Post by Coolname007 on Sun Nov 08, 2009 1:39 am

    Yeah, I know a little about that...
    The C++ header file is fstream

    The input object is ifstream, the output object ofstream. I've read a little about that, but I didn't think it has any capabilities of doing what I want it to do (i.e. read a specific line/word, and delete it from the file). But reading it into a string, altering it, and then replacing the contents of the file, sounds like a good idea...

    Maybe something like
    Code:

    #include <fstream>
    #include <string>

    using namespace std;

    int main() {
      char str[];
      ofstream out;
      out.open("text.txt", app)
      if (!out.is_open()) //check to see if file was not opened
        //don't use the filestream
      else
        out<< "Write a bunch of stuff.\n
              "Write a bunch of stuff 2.\n
              "This is the end of the file.";
      ifstream in("text.txt");
      if (!in.is_open()) //check to see if the file was not opened
        //do not use the filestream
      else {
        in >> str;
        for (; in.getline(str) != "This is the end of the file.";) {
          in >> str;
          if (in.getline(str) = "Write a bunch of stuff 2.") {
          //write some code which will delete that line -- this is the part i'm stuck at
          in.close("text.txt"); //close the file
          }
      return 0;
     }
    Of course, that's a poor example, but at least it helps demostrate fstream's input and output objectx.


    Last edited by Coolname007 on Sun Nov 08, 2009 5:52 pm; edited 1 time in total


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    Re: Beginner's Guide To Multibooting

    Post by Justin on Sun Nov 08, 2009 4:54 pm

    Awh, that code box is horrible...

    Well it looks like you're getting the hang of it. You didn't close your output object though so file would remain locked until you closed the program and than the data wouldn't actually be written out. Its important and probably best practice to only have the stream open as you need it and to close it when you don't. You can't write on the in stream, only read the file in. Its the out stream you write to file from your example. This is where an array of strings for each line read in can be useful. Whenever you close you either haft to create a new object stream to access it again or reasign existing with open.


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    Re: Beginner's Guide To Multibooting

    Post by Coolname007 on Sun Nov 08, 2009 5:07 pm

    kairozamorro wrote:Awh, that code box is horrible...

    Well it looks like you're getting the hang of it. You didn't close your output object though so file would remain locked until you closed the program and than the data wouldn't actually be written out. Its important and probably best practice to only have the stream open as you need it and to close it when you don't. You can't write on the in stream, only read the file in. Its the out stream you write to file from your example. This is where an array of strings for each line read in can be useful. Whenever you close you either haft to create a new object stream to access it again or reasign existing with open.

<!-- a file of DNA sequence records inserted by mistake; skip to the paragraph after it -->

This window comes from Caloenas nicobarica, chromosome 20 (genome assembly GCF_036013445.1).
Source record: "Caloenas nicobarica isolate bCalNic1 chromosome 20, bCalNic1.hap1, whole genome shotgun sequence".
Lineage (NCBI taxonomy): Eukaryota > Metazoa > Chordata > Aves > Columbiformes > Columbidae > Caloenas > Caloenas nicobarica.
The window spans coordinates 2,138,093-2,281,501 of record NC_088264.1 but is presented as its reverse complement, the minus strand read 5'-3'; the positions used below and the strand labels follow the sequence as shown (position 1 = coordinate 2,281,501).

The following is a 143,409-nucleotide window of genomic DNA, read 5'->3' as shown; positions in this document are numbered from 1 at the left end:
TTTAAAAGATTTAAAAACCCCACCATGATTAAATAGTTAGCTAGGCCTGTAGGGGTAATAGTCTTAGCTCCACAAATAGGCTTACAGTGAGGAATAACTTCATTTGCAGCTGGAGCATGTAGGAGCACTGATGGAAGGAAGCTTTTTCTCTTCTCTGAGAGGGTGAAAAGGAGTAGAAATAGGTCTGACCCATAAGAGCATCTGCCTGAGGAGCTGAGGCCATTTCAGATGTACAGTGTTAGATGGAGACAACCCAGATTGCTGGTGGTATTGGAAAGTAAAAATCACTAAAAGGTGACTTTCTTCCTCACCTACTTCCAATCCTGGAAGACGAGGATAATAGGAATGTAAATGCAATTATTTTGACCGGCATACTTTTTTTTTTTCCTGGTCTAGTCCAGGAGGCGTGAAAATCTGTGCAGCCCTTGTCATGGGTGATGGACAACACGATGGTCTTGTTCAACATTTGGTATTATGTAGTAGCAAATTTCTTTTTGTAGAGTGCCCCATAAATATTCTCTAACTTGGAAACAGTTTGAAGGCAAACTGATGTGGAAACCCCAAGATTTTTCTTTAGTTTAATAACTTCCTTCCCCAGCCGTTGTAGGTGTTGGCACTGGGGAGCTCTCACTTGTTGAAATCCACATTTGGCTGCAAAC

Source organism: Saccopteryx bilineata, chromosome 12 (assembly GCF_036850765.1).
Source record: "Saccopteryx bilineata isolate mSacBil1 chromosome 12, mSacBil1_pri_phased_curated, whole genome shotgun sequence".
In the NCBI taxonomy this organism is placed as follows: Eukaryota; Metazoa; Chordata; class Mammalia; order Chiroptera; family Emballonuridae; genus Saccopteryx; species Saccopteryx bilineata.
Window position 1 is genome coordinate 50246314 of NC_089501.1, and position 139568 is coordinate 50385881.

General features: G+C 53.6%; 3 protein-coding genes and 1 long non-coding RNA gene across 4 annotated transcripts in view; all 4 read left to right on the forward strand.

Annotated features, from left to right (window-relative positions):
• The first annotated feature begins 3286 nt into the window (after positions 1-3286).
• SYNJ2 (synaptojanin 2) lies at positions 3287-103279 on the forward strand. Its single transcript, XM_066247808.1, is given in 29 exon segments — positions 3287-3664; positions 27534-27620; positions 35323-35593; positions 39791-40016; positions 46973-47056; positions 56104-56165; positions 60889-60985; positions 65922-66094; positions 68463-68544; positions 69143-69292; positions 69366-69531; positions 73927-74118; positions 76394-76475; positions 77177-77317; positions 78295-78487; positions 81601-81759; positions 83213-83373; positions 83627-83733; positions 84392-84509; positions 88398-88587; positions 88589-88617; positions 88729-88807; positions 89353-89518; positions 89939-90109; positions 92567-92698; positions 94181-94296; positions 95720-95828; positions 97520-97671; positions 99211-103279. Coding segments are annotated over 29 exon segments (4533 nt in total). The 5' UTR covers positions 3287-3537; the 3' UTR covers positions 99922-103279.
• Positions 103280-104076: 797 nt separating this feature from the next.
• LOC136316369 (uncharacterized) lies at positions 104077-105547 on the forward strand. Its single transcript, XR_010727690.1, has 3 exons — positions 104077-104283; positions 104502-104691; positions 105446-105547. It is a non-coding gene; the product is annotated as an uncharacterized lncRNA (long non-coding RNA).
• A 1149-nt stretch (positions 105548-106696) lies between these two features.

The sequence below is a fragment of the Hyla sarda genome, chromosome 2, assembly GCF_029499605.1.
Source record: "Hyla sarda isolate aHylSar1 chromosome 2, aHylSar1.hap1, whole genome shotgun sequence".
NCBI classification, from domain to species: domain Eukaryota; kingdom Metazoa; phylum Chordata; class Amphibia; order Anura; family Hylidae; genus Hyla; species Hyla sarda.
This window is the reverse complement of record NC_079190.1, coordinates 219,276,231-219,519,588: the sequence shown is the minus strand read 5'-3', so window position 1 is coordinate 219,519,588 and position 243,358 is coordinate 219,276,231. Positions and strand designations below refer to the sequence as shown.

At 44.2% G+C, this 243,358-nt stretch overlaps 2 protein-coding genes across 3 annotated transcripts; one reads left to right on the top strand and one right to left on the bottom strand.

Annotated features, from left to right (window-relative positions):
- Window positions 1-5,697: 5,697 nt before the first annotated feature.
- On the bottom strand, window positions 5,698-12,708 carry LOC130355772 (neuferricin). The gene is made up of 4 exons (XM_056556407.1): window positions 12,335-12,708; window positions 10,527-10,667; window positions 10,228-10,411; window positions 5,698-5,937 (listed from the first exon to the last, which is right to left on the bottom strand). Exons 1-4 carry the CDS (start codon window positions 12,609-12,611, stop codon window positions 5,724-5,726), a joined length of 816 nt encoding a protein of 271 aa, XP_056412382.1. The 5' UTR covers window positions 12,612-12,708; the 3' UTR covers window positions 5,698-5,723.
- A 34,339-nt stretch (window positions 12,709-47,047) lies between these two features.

What does the code box look like from your end? Could you post a screenshot. It looks fine to me.
    No need to close the output object, because I closed the file which both objects were using (both ifstream and ofstream inherit the same class, and the close function comes from the base class).

    I wasn't trying to write on the in stream...

    The code line "in >> str" just sends the file stream to the string named "str".


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    Re: Beginner's Guide To Multibooting

    Post by Justin on Sun Nov 08, 2009 5:54 pm

    Looks like this:



    Damn. The screenshot actually don't look to bad, but on my screen the text is lighter than its appearing. Its like blue/green text on a blue background.


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    Re: Beginner's Guide To Multibooting

    Post by Justin on Sun Nov 08, 2009 6:01 pm

    Ok, snipping tool does it right...



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    Re: Beginner's Guide To Multibooting

    Post by Coolname007 on Sun Nov 08, 2009 6:03 pm

    Yeah, the screenshot looks the way it looks to me, and I like the look. Smile
    Strange that the text looks bluish on your screen (it looks red to me). Maybe a problem with your monitor?


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    Re: Beginner's Guide To Multibooting

    Post by Coolname007 on Sun Nov 08, 2009 6:03 pm

    Both screenshots show the text as red for me.


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    Re: Beginner's Guide To Multibooting

    Post by Justin on Sun Nov 08, 2009 6:06 pm

    Well that's better, still not quite what it looks like... sad

    Oh well, it turns white text on blue which I can see when I highlight the text Smile


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    Re: Beginner's Guide To Multibooting

    Post by Coolname007 on Sun Nov 08, 2009 6:09 pm

    The text looks red to me, both in the screenshots and when viewing the actual code box.


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    Re: Beginner's Guide To Multibooting